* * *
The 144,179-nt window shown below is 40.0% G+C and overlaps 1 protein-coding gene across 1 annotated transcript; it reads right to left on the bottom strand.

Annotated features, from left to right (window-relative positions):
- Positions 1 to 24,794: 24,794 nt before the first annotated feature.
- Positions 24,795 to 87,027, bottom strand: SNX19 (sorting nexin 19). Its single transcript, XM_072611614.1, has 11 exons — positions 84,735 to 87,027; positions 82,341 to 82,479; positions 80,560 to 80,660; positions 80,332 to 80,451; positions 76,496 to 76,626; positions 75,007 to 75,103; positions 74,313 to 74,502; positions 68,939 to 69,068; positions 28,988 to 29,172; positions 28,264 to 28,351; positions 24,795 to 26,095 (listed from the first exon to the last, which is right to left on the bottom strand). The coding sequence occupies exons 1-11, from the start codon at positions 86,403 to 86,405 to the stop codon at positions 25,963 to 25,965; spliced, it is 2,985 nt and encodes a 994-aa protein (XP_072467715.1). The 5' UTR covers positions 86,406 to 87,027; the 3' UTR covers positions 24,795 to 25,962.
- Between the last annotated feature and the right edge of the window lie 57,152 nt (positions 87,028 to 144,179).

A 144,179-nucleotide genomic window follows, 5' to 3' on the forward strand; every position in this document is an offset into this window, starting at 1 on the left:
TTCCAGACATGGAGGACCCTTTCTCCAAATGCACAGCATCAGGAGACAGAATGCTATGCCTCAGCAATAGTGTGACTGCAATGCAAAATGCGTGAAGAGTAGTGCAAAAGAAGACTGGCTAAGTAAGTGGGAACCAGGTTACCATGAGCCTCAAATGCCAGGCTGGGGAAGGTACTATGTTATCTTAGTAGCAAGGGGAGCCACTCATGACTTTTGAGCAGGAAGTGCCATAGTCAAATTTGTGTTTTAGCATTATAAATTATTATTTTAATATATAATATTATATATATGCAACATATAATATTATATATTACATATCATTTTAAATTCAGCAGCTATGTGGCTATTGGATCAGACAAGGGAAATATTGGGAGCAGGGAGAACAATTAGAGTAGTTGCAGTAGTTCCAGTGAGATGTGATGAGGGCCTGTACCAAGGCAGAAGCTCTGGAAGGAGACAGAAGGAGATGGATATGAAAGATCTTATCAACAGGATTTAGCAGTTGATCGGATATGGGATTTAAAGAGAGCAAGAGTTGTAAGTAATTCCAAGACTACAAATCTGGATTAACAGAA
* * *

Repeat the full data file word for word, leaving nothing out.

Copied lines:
The 144,179-nt window shown below is 40.0% G+C and overlaps 1 protein-coding gene across 1 annotated transcript; it reads right to left on the bottom strand.

Annotated features, from left to right (window-relative positions):
- Positions 1 to 24,794: 24,794 nt before the first annotated feature.
- Positions 24,795 to 87,027, bottom strand: SNX19 (sorting nexin 19). Its single transcript, XM_072611614.1, has 11 exons — positions 84,735 to 87,027; positions 82,341 to 82,479; positions 80,560 to 80,660; positions 80,332 to 80,451; positions 76,496 to 76,626; positions 75,007 to 75,103; positions 74,313 to 74,502; positions 68,939 to 69,068; positions 28,988 to 29,172; positions 28,264 to 28,351; positions 24,795 to 26,095 (listed from the first exon to the last, which is right to left on the bottom strand). The coding sequence occupies exons 1-11, from the start codon at positions 86,403 to 86,405 to the stop codon at positions 25,963 to 25,965; spliced, it is 2,985 nt and encodes a 994-aa protein (XP_072467715.1). The 5' UTR covers positions 86,406 to 87,027; the 3' UTR covers positions 24,795 to 25,962.
- Between the last annotated feature and the right edge of the window lie 57,152 nt (positions 87,028 to 144,179).

A 144,179-nucleotide genomic window follows, 5' to 3' on the forward strand; every position in this document is an offset into this window, starting at 1 on the left:
TTCCAGACATGGAGGACCCTTTCTCCAAATGCACAGCATCAGGAGACAGAATGCTATGCCTCAGCAATAGTGTGACTGCAATGCAAAATGCGTGAAGAGTAGTGCAAAAGAAGACTGGCTAAGTAAGTGGGAACCAGGTTACCATGAGCCTCAAATGCCAGGCTGGGGAAGGTACTATGTTATCTTAGTAGCAAGGGGAGCCACTCATGACTTTTGAGCAGGAAGTGCCATAGTCAAATTTGTGTTTTAGCATTATAAATTATTATTTTAATATATAATATTATATATATGCAACATATAATATTATATATTACATATCATTTTAAATTCAGCAGCTATGTGGCTATTGGATCAGACAAGGGAAATATTGGGAGCAGGGAGAACAATTAGAGTAGTTGCAGTAGTTCCAGTGAGATGTGATGAGGGCCTGTACCAAGGCAGAAGCTCTGGAAGGAGACAGAAGGAGATGGATATGAAAGATCTTATCAACAGGATTTAGCAGTTGATCGGATATGGGATTTAAAGAGAGCAAGAGTTGTAAGTAATTCCAAGACTACAAATCTGGATTAACAGAA